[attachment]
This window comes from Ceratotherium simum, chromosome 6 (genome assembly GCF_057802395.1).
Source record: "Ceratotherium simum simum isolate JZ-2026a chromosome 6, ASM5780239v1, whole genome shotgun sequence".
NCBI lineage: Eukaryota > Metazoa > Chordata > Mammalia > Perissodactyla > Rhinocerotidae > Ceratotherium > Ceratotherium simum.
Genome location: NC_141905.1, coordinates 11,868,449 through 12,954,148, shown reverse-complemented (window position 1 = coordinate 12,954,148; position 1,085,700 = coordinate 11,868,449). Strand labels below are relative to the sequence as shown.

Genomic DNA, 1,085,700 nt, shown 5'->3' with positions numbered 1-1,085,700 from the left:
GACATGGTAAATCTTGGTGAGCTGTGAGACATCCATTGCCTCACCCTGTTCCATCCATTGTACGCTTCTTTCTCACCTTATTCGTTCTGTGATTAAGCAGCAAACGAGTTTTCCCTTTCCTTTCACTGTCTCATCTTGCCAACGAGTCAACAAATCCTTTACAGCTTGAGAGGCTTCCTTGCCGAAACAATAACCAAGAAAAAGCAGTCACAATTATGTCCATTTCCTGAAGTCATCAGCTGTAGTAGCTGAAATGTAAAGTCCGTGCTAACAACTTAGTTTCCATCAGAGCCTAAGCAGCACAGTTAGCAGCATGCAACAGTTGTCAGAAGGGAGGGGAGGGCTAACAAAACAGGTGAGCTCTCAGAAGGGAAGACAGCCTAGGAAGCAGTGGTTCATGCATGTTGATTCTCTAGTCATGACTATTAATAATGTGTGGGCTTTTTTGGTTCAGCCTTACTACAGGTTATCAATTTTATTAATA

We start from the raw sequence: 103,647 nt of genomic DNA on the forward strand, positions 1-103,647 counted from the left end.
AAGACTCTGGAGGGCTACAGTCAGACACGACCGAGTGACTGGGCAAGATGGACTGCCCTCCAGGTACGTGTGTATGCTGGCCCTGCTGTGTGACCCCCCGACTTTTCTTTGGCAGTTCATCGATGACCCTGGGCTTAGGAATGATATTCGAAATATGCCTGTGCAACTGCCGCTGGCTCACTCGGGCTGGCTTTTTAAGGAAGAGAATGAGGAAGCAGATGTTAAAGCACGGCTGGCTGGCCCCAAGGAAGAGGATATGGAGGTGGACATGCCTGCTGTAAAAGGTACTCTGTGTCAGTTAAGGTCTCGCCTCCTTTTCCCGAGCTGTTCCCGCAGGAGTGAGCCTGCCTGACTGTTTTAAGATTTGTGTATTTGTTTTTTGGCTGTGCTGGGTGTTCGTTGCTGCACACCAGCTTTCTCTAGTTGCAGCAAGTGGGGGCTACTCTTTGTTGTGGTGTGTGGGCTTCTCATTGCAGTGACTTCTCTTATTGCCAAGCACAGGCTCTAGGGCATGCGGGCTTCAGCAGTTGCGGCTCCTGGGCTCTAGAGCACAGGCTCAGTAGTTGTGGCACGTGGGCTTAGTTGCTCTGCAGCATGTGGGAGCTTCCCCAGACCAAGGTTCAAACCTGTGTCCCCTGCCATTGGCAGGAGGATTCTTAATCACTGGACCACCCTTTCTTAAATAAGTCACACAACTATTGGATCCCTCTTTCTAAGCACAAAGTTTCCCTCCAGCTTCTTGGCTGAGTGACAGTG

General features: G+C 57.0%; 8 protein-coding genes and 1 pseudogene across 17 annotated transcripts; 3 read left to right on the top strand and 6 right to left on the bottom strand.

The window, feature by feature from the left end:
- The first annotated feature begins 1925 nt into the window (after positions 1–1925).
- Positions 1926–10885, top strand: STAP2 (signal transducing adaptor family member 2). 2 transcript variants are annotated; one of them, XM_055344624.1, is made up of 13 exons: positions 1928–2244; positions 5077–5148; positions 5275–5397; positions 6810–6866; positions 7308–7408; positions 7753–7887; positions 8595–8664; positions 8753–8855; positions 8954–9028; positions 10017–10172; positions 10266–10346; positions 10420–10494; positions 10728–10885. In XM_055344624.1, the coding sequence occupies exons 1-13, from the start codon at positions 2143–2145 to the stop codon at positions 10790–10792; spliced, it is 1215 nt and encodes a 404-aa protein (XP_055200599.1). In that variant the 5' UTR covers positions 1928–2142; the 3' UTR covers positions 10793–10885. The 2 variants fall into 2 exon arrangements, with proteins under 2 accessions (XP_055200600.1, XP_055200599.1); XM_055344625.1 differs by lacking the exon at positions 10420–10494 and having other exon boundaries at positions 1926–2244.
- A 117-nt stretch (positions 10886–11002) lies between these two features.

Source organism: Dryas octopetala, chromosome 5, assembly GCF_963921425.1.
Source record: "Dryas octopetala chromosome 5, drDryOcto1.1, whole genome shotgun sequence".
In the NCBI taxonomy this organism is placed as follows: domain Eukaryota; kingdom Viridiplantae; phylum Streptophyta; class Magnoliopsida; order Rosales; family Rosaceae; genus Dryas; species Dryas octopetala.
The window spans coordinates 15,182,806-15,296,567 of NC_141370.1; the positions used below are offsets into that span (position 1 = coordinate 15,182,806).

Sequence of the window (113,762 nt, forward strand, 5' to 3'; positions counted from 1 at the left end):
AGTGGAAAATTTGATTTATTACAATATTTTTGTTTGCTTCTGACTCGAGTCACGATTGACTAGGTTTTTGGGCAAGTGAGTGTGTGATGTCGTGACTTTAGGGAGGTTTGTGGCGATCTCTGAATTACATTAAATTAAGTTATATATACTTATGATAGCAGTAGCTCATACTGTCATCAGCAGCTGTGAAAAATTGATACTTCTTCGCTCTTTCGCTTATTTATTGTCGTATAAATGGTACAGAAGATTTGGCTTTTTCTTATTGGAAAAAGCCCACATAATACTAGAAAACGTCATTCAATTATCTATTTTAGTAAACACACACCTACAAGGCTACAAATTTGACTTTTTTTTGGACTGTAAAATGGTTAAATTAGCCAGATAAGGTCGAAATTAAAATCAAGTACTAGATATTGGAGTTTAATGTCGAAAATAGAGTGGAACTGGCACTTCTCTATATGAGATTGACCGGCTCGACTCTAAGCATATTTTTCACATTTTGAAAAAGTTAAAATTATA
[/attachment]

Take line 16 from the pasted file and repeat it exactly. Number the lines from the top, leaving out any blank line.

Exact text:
In the NCBI taxonomy this organism is placed as follows: domain Eukaryota; kingdom Viridiplantae; phylum Streptophyta; class Magnoliopsida; order Rosales; family Rosaceae; genus Dryas; species Dryas octopetala.